Forgotten man  

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Train wreck at Montparnasse (October 22, 1895) by Studio Lévy and Sons.
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Train wreck at Montparnasse (October 22, 1895) by Studio Lévy and Sons.

Forgotten man is a phrase with several meanings, some of which are polar opposites. It was first used by William Graham Sumner in his article The Forgotten Man to refer to the person compelled to pay for reformist programs; however, since Franklin Roosevelt appropriated the phrase in a 1932 speech, it has more often been used to refer to those at the bottom of the economic government whom the state (in Roosevelt's view and in the general social humanitarian approach) needed to help.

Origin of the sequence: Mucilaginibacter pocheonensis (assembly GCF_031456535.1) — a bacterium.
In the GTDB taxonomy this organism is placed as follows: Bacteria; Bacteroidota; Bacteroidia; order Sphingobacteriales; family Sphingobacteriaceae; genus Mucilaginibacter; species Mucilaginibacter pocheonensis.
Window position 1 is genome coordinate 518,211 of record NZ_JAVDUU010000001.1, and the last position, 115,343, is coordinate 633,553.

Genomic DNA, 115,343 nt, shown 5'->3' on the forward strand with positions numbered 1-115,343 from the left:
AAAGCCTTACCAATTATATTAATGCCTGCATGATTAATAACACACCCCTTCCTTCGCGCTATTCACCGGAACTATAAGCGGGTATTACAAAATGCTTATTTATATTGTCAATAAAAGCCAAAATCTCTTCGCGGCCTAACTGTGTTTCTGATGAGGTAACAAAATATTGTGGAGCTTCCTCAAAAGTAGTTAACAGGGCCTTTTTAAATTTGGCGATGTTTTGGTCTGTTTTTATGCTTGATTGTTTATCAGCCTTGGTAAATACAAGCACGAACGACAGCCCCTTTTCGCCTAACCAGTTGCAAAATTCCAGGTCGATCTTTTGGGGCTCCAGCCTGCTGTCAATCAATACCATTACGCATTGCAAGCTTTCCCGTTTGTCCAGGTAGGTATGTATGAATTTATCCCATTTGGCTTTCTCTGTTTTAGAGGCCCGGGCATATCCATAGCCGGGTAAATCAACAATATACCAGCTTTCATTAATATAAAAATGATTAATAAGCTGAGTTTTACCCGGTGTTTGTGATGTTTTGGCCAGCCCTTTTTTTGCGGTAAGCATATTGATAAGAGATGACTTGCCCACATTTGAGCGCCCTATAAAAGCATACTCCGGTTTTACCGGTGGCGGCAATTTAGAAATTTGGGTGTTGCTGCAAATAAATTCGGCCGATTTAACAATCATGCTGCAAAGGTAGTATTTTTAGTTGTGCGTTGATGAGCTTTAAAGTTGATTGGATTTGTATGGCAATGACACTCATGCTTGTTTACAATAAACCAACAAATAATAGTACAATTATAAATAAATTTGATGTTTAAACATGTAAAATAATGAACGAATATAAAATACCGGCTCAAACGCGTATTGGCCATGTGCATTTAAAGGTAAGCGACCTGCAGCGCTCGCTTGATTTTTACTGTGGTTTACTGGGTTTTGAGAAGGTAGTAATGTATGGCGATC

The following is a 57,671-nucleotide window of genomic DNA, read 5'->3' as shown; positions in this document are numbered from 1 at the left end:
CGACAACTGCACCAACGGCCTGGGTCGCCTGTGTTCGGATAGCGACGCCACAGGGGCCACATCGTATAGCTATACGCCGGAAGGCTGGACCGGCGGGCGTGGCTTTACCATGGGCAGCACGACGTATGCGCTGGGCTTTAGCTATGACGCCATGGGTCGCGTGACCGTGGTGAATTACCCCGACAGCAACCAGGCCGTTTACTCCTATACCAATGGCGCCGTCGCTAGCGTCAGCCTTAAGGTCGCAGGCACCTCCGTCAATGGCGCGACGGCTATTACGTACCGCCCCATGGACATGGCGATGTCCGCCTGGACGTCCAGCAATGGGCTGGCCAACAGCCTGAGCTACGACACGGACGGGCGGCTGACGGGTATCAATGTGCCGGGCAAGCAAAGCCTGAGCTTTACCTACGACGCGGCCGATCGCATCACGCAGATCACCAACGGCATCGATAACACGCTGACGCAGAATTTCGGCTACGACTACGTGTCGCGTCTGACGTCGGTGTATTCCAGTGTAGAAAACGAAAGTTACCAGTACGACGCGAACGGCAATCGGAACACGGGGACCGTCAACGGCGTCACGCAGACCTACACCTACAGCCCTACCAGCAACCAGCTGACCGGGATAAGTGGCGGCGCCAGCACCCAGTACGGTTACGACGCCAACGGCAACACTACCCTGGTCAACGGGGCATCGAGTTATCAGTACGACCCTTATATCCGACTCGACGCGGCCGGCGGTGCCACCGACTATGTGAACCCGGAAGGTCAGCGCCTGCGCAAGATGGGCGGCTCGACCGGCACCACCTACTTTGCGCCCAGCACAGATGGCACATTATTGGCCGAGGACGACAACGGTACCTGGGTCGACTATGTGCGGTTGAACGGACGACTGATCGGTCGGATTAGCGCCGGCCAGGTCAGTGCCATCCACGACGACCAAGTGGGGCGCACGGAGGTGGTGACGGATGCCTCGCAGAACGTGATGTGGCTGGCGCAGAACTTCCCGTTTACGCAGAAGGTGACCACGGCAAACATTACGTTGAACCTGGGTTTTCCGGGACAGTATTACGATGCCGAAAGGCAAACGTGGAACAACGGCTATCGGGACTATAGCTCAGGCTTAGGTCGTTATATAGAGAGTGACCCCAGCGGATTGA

Unless indicated otherwise, the text in this article is either based on Wikipedia article "Forgotten man" or another language Wikipedia page thereof used under the terms of the GNU Free Documentation License; or on original research by Jahsonic and friends. See Art and Popular Culture's copyright notice.

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